LAKERS TOGETHER: Find out how we're moving forward.
For students taking prescription medications, you are advised to consult with your physician regarding your study abroad plans and treatment plans while abroad. Keep these important details in mind:
- Do not pack your prescription medication in your checked baggage, keep all prescription drugs with you in carry on baggage.
- It is YOUR responsibility to check into any restrictions on your prescription medication in the country where you will study abroad. Some prescription medications in the United States can be classified as narcotics in other countries and it is illegal to bring them into the country. Check your country here http://www.incb.org/incb/en/travellers/index.html
- Make sure you will have an adequate supply of medication for the duration of your study abroad program. Do not stop taking your medication unless you are advised to do so by a doctor.
- Do not expect that you will be able to fill your prescription in the host country.
- It is highly recommended that you request a letter from your doctor that states the prescription you are taking, what it is for, and identification of a generic alternative. You can present this letter to customs and immigration officials when entering your host country and you can present it to an in-country physician. We also recommend having the letter translated by a certified translator to the official language of your host country.
- Review this important information about traveling with medication.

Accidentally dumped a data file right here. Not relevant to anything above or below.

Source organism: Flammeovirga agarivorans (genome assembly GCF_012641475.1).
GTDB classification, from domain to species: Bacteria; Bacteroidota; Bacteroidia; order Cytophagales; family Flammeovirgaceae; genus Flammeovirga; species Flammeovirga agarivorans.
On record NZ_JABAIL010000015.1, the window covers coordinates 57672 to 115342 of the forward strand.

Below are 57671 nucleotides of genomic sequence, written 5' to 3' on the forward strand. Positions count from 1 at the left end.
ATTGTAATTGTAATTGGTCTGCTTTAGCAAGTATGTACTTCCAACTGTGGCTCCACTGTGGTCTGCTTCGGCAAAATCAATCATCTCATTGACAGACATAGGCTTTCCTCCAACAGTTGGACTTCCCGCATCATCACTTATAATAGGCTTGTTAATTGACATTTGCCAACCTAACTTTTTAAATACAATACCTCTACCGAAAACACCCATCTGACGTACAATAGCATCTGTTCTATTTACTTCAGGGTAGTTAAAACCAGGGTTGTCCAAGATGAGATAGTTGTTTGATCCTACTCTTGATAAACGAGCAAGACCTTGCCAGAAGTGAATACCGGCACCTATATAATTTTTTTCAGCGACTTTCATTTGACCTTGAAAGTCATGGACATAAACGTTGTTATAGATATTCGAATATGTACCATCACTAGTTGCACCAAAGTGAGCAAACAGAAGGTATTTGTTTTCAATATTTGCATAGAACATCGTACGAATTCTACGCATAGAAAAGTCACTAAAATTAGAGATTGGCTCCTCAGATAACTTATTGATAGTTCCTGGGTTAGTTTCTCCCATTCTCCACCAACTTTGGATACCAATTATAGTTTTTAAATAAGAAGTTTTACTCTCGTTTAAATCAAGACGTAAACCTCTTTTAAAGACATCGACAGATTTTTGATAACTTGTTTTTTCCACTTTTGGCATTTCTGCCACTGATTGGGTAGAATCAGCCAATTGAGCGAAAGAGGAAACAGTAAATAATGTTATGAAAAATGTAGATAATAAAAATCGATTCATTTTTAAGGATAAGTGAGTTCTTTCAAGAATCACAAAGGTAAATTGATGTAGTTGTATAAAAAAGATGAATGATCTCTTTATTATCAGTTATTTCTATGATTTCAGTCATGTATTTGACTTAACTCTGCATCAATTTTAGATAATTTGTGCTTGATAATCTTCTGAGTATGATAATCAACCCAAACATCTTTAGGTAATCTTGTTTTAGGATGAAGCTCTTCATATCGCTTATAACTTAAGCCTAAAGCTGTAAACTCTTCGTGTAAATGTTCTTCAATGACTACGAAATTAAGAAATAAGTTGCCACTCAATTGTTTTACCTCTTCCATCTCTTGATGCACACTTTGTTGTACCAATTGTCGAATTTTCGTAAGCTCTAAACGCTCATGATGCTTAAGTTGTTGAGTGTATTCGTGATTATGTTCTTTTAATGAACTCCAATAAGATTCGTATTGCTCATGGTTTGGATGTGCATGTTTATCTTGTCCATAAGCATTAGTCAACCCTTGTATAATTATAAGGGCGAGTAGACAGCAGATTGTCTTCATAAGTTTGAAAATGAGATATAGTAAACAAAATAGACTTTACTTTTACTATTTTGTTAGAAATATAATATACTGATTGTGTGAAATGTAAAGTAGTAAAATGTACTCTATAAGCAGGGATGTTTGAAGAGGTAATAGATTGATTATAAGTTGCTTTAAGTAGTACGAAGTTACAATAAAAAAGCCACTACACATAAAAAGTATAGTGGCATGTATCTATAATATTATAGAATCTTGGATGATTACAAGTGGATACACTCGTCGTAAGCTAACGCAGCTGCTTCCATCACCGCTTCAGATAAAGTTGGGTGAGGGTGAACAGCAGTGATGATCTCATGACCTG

Over the Counter Medication
Bring an Ample Supply of Over-the-Counter Medications
You are encouraged to bring your favorite remedy for common illnesses such as headaches, colds, diarrhea, upset stomach, allergies, and sinus problems. You are not likely to find the exact brand overseas that you are used to here at home. In most countries, you will have access to a variety of over-the-counter (OTC) medications, however it is important to remember that many countries do not have the same rigorous standards as the FDA here in the United States. You may also find that common OTC medications in the US require a prescription overseas.
Consider this advice:
1) Be wary of OTC medications. It is best if you get a recommendation from a close friend or advisor on brands to consider in country.
2) Start with small amounts. Do not take the full dose recommended for an OTC medication until you have a better idea of how your body will react to it. Ease into any new medicine you try.
3) Keep all medicine in original containers while traveling.
For more information on medication and international travel visit Mobility International as they hold up-to-date information as well as a wonderful tip chart on how to go about planning to bring medication abroad.